Meyerriecks emphasizes that these efforts do not run roughshod over U.S. privacy laws. Observing laws designed to protect individuals from improper intrusion is at the top of the community’s mission set. “We are very concerned about personal privacy,” she declares. “We do not take that lightly.”

In addition to cyber, Meyerriecks’ office has two other thrust areas. One is hard targets, and the other is Afghanistan/Pakistan, or AfPak. Hard targets have been on the intelligence community menu for a long time. AfPak is the major focus of the effort to track down and eliminate al-Qaida facilities and key personnel, but it also serves as an example of the types of engagements the United States is likely to face in the future. So, the intelligence community must be positioned to address both military needs and post-military involvement issues.

Meyerriecks points out that no matter how long U.S. combat forces are in a foreign country, the requirements for intelligence increase as troops draw down. One reason is that troops on the ground are a significant source of on-site intelligence, but another reason is that the type of intelligence needed is different and more difficult to obtain. The criteria for the environment in which intelligence needs to operate changes as a result of their departure, and the national leadership demand for intelligence-based insight increases.

The director of national intelligence gave Meyerriecks two organizational challenges on which to focus. One was to alter relationships within the community so that the ODNI served as an influencer rather than as police. “We have to be brush-clearers as opposed to foot-foulers,” she analogizes.

Her dual-hatted position is part of this effort. She relates that the concept of separate acquisition and technology development processes has caused rifts in the system because it reduced the emphasis on acquisition, which is supposed to deliver top-notch technology to the user community. One of her goals is to reduce the severity of the gap between the two. “The fact that I have the luxury of having the R&D/S&T [research and development/science and technology] piece, in addition to the MSA [major systems acquisition] piece, we can actually start looking at problems much more holistically.”

This does not necessarily mean that R&D and acquisition will be a single activity, however. Under Meyerriecks’ vision, the two would be complementary. The R&D aspect might be separate from an MSA, but planners would be able to decide when to incorporate the R&D as the program progresses.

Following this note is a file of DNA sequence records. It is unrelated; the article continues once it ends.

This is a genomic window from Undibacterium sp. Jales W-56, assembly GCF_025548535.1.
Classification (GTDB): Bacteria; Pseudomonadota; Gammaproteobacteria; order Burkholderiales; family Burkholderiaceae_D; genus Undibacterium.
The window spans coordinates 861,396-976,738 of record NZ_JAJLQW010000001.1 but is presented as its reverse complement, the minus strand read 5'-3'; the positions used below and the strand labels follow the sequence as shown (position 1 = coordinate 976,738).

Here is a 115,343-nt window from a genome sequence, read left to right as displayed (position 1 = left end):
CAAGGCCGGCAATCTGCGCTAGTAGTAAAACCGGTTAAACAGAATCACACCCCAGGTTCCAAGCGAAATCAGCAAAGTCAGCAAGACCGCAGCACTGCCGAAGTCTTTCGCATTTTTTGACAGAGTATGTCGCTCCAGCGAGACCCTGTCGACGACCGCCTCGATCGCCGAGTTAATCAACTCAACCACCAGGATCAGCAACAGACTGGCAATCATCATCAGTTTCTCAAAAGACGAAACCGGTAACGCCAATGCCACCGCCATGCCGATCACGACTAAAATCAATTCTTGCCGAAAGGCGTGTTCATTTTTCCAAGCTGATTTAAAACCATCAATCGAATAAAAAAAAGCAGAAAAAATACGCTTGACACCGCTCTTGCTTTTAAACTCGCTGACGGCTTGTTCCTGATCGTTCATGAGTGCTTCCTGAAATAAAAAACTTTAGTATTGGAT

For example, a heavy metal system—which she describes as a large technology-defined system such as a satellite—may have a cycle time of several years to a decade. This process must be distinct from the information technology cycle time, which should be measured in months. At the other end of the spectrum are low-production, few-unit special items such as operations gear that could even be mission-specific. These approaches cannot be served by an umbrella process, she adds.

Meyerriecks states that if an information technology platform can be defined up front, then technology insertion can take place behind it. For example, commercial organizations such as Google run thousands of experiments each year. These experiments are transparent to the user, who does not realize he or she is operating in a test environment. Following that approach, if the intelligence community can define information technology platforms from an acquisition perspective, then technology insertion becomes a procurement activity—not an MSA.

Achieving this will require defining the problem and then considering possible solutions, she continues. It will permit information technology insertion “at the speed of commercial evolution.” The ODNI will conduct a couple of pilot programs using this approach.

“We have great technologists in the community,” she declares. “They are just as frustrated as I am when we can’t get even close-to-the-latest stuff to the end users.

“We’ve gotten to the point where process was trying to compensate for the lack of clear articulation of the problem and a good systems engineering approach to solving it. If you don’t have those two things, no amount of process is going to fix that,” she emphasizes. 

The new approach can be applied to heavy metal systems, albeit with modifications. Meyerriecks notes that the decades of investment in space systems have given experts a fairly clear picture of how long and how much money is required to develop key components. However, the usefulness of all that information will be invalid if these programs are suspended or cancelled for any length of time.

“The thought that you can de-invest in a particular area for six or seven years, and then make it up on the back side, [has been] proven over and over again to be just moribund,” she declares. “It is really hard to do that. Not only that, particularly in this business, there are only so many people that actually have the intellectual capital to do it.”

Improving the acquisition process also will help in the effort to improve relationships. Technology investment as a percentage of the intelligence community budget has remained fairly constant over the past few years, Meyerriecks reports. A recent intelligence community study that explores S&T spending is being examined to determine if the right amount of spending is occurring in the right areas.

Because she sees all of the intelligence MSAs on a quarterly basis, Meyerriecks can pick out trends that indicate where the community is having problems. One such problem involved large data sets. The acquisition executives and technologists involved joined her in calling in the major provider to examine the problems strategically in the hope of influencing the provider’s product direction. Instead of harping on each problem, the intelligence community experts focused on a broader approach to lead to a solution. The provider’s experts recognized the problems as similar to those experienced by some commercial customers. The result of this discussion was movement toward fixing the overall problem.

“Because we don’t buy things here, I can host these [meetings] and I can collate the information across the community,” she explains. “I’m not giving them direction; this is strictly an information exchange—an appropriate role for an enterprise technology integrator.”